135 people murdered in Ankole, Kigezi in three months
At least 138 people have been killed in Ankole and Kigezi sub-regions in a space of three months.
Ankole and Kigezi sub-regions in Southwestern Uganda consist of 16 districts sub-divided into three policing regions of Kigezi, Rwizi and Greater Bushenyi.
According to police records in Rwizi region, which covers the districts of Mbarara, Kazo, Rwampara, Ibanda, Kiruhura, Isingiro, Ntungamo and Mbarara City, for the months of January, February and March, there have been 74 recorded cases of murder.
Rwizi region police spokesperson Samson Kasasira said they recorded 28 cases of murder through assault and 14 by mob action.
“From January to March, we recorded two cases of murder by shooting, two by poisoning, four by stabbing, one of arson and four by aggravated defilement. We also recorded five cases by strangulation, seven by hacking, seven by blunt object, 14 by mob action and 28 through assault,” he said.
Mr Kasasira said Ntungamo District recorded the highest number of murders with 19 cases, followed by Mbarara City with 12, Ibanda (11), Isingiro (10), Mbarara District (7), Kazo (4) and Kiruhura (4).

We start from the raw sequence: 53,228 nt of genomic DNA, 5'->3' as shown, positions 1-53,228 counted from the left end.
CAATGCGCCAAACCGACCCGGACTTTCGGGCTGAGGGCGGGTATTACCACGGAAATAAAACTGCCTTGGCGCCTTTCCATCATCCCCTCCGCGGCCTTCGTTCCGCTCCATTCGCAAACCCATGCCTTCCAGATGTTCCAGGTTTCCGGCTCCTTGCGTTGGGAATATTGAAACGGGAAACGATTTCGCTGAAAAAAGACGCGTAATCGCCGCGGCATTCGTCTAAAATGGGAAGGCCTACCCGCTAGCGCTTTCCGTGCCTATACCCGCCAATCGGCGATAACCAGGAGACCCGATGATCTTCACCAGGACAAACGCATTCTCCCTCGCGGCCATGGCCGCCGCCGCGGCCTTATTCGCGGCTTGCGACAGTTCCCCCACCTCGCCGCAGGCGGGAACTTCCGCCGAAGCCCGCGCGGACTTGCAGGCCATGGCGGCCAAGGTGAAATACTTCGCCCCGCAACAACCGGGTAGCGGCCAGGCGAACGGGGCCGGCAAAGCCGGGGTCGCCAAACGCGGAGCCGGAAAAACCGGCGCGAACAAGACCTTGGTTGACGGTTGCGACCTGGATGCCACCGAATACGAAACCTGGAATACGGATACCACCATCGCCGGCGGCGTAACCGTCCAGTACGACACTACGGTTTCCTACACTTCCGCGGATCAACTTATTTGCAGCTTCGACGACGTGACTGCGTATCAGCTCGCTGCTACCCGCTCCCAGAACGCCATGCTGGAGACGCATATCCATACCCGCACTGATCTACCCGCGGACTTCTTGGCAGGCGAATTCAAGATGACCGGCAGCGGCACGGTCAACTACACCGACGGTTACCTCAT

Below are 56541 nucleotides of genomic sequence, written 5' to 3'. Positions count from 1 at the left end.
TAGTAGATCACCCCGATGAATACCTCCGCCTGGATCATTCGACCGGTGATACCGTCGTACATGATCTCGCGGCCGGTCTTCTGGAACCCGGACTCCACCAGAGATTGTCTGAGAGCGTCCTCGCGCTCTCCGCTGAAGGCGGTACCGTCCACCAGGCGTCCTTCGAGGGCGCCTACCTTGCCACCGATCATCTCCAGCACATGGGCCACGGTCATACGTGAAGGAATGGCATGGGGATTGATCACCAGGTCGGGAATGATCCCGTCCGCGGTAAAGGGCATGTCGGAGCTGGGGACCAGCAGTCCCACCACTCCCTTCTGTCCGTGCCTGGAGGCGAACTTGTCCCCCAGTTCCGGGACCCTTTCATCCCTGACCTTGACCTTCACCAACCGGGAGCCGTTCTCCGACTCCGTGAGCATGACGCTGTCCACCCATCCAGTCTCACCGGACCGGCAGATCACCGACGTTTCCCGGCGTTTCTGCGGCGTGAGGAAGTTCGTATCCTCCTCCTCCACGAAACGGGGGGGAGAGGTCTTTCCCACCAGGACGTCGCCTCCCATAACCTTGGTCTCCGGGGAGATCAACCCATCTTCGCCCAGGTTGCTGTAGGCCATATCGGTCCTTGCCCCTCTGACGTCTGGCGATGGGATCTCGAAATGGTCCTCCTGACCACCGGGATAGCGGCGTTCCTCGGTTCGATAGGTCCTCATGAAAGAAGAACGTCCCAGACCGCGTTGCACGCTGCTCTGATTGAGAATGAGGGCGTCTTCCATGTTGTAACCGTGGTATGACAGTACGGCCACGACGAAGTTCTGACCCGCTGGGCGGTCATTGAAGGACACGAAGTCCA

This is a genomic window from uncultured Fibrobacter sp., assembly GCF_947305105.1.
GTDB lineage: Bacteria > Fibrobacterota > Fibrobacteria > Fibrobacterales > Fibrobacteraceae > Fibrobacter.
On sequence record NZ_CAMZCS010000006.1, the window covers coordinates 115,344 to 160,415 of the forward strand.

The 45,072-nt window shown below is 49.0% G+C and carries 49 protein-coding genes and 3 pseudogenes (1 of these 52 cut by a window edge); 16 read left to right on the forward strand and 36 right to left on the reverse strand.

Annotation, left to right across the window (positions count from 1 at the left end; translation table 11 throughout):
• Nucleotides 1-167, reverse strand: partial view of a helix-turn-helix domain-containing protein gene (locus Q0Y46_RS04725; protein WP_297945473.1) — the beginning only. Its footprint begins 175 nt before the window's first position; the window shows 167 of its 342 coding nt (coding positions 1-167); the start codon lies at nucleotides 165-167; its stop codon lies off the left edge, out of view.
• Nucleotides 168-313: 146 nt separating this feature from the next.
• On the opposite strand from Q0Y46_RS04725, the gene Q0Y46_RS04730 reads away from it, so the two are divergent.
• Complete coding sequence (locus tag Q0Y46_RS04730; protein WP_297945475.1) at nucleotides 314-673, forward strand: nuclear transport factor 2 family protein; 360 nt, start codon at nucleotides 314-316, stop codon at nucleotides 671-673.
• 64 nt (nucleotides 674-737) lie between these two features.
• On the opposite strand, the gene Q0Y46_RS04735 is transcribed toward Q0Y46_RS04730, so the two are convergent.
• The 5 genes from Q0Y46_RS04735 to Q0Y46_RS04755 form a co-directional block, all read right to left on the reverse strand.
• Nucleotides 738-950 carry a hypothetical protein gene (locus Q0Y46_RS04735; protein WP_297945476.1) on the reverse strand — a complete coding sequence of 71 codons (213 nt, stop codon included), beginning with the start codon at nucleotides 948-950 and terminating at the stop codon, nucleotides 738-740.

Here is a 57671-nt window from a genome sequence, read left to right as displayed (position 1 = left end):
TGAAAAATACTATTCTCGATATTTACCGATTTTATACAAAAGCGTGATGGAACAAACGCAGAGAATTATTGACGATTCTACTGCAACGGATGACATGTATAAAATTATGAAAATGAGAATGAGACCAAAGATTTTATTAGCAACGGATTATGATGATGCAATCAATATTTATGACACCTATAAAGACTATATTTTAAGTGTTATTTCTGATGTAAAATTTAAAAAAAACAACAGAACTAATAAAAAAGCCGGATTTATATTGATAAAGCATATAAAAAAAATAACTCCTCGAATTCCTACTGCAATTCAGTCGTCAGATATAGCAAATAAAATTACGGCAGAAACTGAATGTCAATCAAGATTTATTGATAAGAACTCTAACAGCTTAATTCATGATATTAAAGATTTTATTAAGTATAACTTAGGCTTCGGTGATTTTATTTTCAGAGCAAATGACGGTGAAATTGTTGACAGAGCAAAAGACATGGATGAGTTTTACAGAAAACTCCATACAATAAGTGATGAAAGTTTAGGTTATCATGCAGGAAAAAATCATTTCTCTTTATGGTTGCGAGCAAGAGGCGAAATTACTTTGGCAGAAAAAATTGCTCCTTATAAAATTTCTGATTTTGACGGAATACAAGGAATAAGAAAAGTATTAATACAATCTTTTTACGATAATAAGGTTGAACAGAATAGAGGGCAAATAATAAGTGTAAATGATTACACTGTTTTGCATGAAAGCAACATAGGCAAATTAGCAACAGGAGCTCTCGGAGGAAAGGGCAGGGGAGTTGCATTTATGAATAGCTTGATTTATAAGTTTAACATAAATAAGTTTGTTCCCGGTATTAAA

The Greater Bushenyi policing region, which covers the districts of Rubirizi, Mitooma, Buhweju, Sheema and Bushenyi, recorded 22 cases of murder in the months of February, March and April.
“The cases have drastically reduced compared to past years. This is partly because we have intensified our operations, we have done better in terms of community policing and our relationship with the community has greatly improved,” Mr Marcial Tumusiime, the Greater Bushenyi regional police spokesperson, said.
Mr Tumusiime said Bushenyi had the highest number of murder cases in the region, with nine cases recorded, followed by Sheema with seven cases, Buhweju, Rubirizi and Mitooma with two cases each.
The Kigezi police region, which covers the districts of Rubanda, Rukiiga, Kabale, Kisoro, Rukungiri and Kanungu, had 38 cases of murder between February 13 and May 13.
The Kigezi region police spokesperson, Mr Elly Maate, attributed the increase in murder cases in the region to land wrangles, domestic violence and mob action.
Mr Maate said they have prioritised community policing as a way of sensitising masses against criminal acts.
“We are using radio programmes and community meetings to sensitise the community members against committing crime and the consequences involved if one is proved guilty. It has always been our advice to the community members to avoid taking the law into their hands but always report their grievances to the relevant authorities for proper conflict resolution,” he said.